If you are reading this, chances are you have a ‘Northern Soul’, in one way or another. The Northern Soul I want to talk about is the underground dance and music movement that started in the late 60s. As a lifelong lover of Northern Soul I have been eagerly awaiting the release of the Northern Soul film, which finally comes to our screens on October 17th. The film is directed by Elaine Constantine who is a photographer and filmmaker known for her colourful and upbeat imagery of British youth culture. I’m sure with the music and dancing, it won’t disappoint.
I read an article in a magazine that states the ‘Northern Soul and Mod’ culture is enjoying a revival. This made me laugh, it’s never needed a revival because it has still been as strong as ever. I have loads of mod mates young and old. I still get asked about Northern Soul music and its origins. This surprises me, especially when it is a Northerner, after all we invented it.
This genre of music and dance emerged in the North of England in the late 60’s from the MOD scene. The music, mainly black American soul music, but with a faster tempo. The majority of Northern Soul records have failed to make it into the mainstream and in that lies the beauty of its success. The records are rarer and not commercialised making them more appealing and prized by enthusiasts. The Northern Soul dance style, is also unique or was back in the early years, ranging from the more sedate spins to back drops and kicks.
The term Northern Soul was a shortened sales term used by staff at the Soul City record shop in Covent Garden. The shops manager then Dave Godin noticed that football fans from the North following their teams would come to the shop on match days. They weren’t interested in regular black American chart music he said they wanted the more modern funkier sounds. He told staff to refer to this music as ‘Northern Soul’ to these customers.
My own introduction to Northern Soul came at the tender age of 12. I was already a Mod. (yes at 12) My friend Karen had an older sister Yvonne (17), who was a huge Northern Soul fan. She used to go to Wigan casino when she had the bus fare and would tell us all about it. She taught us how to dance the Northern Soul way and the first record she played for us was Needle In A Haystack. We loved hearing her stories and listening to these amazing records.
From the Twisted Wheel in Manchester to Wigan Casino and all the other famous Northern Soul dance halls, the history is amazing. If we thought it was on the verge of extinction well, they have never been more wrong it’s producing new waves of fans generations on.
The spirit of Northern Soul lives on. So I hope you enjoy the 5 songs I have picked to play. They are a few of my favourite and remember always to…..Keep the Faith #KTF
THE VELVELETTES – NEEDLE IN A HAYSTACK
The Velvelettes a female group from Detroit Michigan, USA. They signed to Motown in the 60s and got their big break in 1964 with this song. Their other big hit was ‘He Was Really Saying Something’ which was recorded by Bananarama in the 80s.
This song has a special place in my heart because it was where it all started for me. Yvonne and her mates were great dancers. We used to practice in the kitchen on the lino and I still think apart from a dance floor the kitchen still is the best place to practice those spins…slower spins now though!!!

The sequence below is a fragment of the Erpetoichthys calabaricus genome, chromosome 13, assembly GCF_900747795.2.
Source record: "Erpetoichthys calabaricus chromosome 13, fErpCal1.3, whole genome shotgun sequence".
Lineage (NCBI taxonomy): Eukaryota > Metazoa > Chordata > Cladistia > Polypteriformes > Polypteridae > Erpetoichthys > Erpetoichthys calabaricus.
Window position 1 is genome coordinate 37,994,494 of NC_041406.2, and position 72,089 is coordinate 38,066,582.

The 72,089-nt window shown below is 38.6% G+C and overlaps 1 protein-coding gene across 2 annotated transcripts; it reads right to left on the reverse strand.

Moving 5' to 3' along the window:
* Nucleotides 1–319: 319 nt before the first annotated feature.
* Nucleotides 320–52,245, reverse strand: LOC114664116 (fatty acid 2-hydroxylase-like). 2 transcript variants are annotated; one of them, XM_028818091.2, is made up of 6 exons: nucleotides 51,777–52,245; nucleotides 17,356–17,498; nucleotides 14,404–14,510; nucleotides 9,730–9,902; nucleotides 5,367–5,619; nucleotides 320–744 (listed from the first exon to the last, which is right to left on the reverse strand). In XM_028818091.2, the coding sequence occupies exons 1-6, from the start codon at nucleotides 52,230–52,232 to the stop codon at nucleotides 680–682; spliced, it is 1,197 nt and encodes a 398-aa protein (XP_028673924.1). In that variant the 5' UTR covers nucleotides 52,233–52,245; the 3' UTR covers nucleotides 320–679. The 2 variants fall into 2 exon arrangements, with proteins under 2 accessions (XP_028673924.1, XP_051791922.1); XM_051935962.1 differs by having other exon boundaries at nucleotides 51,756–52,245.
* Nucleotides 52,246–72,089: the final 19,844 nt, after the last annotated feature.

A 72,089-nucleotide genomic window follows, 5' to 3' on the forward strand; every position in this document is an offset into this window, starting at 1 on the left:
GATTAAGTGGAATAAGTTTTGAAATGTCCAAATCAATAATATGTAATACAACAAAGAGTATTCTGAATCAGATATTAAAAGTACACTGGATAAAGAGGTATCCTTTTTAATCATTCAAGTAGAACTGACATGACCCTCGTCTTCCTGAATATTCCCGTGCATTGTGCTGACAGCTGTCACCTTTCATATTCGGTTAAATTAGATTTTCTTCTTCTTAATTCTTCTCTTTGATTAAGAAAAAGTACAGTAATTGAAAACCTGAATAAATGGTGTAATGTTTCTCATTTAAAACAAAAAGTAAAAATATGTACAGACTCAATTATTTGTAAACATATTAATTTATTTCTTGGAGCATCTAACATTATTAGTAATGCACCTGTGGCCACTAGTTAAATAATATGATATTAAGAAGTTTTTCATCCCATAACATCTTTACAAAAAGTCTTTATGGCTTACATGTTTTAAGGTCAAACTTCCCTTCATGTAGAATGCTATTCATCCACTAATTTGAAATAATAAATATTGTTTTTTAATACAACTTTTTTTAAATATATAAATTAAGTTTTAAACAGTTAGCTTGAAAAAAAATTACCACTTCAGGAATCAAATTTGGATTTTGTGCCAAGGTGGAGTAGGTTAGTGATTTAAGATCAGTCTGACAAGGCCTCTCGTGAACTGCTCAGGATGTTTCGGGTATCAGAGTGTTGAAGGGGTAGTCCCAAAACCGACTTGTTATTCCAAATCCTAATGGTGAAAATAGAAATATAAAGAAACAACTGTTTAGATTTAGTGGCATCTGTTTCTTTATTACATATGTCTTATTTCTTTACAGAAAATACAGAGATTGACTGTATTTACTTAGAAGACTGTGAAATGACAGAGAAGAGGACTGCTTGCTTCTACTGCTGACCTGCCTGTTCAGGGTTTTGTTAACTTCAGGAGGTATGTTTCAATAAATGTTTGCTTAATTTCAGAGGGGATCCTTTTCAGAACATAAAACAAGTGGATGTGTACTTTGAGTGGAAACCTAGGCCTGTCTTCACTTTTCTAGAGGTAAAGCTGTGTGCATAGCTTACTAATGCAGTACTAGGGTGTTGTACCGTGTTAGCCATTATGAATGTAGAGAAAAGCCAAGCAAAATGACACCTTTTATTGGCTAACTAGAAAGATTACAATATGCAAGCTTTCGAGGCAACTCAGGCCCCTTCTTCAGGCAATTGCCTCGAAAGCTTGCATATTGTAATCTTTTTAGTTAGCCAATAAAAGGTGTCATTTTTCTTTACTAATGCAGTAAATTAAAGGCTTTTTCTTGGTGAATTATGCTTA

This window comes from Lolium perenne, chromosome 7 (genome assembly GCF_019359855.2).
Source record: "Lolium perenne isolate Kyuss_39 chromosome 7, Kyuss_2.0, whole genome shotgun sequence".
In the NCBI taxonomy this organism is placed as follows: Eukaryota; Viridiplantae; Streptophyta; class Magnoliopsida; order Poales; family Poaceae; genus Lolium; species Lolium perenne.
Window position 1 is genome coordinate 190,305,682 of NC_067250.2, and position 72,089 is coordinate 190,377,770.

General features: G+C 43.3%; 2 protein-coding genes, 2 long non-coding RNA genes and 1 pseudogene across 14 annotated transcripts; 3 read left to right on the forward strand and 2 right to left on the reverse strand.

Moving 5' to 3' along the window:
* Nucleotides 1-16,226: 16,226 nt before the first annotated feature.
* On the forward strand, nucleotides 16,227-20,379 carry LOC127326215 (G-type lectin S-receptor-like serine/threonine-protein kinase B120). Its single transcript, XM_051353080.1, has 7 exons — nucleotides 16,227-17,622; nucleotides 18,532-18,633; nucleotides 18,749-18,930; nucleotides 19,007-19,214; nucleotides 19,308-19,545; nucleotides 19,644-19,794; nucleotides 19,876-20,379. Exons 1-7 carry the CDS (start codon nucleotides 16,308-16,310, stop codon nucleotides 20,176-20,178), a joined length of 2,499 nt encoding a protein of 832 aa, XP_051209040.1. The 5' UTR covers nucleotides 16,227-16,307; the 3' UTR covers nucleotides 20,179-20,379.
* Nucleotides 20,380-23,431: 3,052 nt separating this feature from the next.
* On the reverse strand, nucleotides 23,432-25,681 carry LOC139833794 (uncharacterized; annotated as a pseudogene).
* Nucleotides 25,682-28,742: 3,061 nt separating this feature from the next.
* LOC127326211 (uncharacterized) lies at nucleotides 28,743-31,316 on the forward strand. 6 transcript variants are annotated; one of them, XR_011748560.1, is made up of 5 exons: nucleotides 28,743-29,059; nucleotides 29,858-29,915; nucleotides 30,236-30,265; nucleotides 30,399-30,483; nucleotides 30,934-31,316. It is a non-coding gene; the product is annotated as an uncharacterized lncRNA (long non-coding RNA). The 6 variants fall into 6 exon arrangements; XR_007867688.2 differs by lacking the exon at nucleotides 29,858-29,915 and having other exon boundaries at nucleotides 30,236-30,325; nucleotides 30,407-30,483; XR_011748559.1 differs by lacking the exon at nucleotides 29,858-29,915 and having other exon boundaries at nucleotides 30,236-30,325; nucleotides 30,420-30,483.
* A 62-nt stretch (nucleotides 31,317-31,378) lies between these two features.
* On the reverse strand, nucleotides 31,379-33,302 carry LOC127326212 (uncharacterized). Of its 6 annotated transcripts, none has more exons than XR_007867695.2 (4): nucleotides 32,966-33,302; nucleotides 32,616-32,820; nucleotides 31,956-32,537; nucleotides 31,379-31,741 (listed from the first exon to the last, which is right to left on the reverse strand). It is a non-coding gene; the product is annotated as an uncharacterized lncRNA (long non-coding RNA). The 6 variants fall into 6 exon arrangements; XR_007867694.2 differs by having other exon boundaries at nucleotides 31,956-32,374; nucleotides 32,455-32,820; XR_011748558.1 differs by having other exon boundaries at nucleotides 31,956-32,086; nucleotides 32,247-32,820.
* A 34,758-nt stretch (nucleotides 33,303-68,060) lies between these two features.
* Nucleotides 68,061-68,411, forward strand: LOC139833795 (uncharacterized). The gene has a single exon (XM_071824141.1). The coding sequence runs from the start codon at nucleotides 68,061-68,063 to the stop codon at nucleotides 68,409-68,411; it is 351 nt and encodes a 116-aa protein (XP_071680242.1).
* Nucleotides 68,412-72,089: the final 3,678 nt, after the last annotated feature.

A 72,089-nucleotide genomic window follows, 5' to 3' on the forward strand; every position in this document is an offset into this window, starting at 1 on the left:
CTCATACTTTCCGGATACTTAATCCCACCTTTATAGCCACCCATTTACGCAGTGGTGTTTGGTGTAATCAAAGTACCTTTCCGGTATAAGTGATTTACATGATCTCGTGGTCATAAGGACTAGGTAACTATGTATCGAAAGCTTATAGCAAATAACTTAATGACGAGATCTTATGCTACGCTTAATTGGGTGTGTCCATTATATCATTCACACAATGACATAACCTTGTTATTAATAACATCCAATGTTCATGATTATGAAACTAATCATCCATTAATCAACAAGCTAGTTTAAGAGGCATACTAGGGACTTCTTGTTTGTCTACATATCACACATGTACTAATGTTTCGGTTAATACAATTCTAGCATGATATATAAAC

THE PRECISIONS – IF THIS IS LOVE
The Precisions from Detroit, Michigan recorded and performed in the 60s. Their breakthrough single ‘If This Is Love’ reached No26 in the R&B chart.
I love this song it’s one of my favourite Northern Soul records. The tambourine intro to the main, up tempo section is classic Northern Soul.
LUTHER INGRAM – IF IT’S ALL THE SAME TO YOU BABE
Luther Ingram for Jackson, Tennessee was a singer and song writer. His most successful record was (If Loving You Is Wrong) I Don’t Want To Be Right. If it’s All the Same To You Babe was released in 1972.
This record is one of my top 10 Northern Soul favourites. I love Ingram’s voice. The harmonies and great lyrics, are sooo very good. Think I will take a spinin the kitchen.
EDDIE HOLMAN – I SURRENDER
Eddie Holman from Norfolk, Virginia was a singer best known for his 1970 hit song ‘Hey There Lonely Girl’. Holman graduated from Cheyney State University with a degree in music. A British journalist once wrote ‘Eddie Holman’s voice is an astonishing precision instrument, which can leap octaves with speed and bend notes into shapes, he has earned his place in soul history’. I Surrender was released in 1969 and wasn’t a mainstream hit.
This is another top 10 of mine and my kids. I love Holman’s distinctive voice and the changes he can make with it. Great record, great soul sound.
MAMIE GALORE – IT AIN’T NECESSARY
Mamie Davis was born in Mississippi 1940 and has quite an impressive C.V. Starting out in shoe business with Herman Scott & The Swinging King, before touring with Ike & Tina Turner in the 60s. her first release was an R&B record ‘Special Agent 34-24-38’ from which she was given the name ‘Mamie Galore’ to tie in with the novelty James Bond appeal of the title. ‘It Ain’t Necessary’ was released in 1966.
Mamie’s voice is very distinctive, quite high pitched in places. This record had great harmonies and an almost gospel sound to it. See what you think
If you’re interested in Northern Soul this documentary is worth checking out.
and before I go thanks for the comments last week, and the recommendations I do check them all out.
Keep On, Keepin’ On …. x
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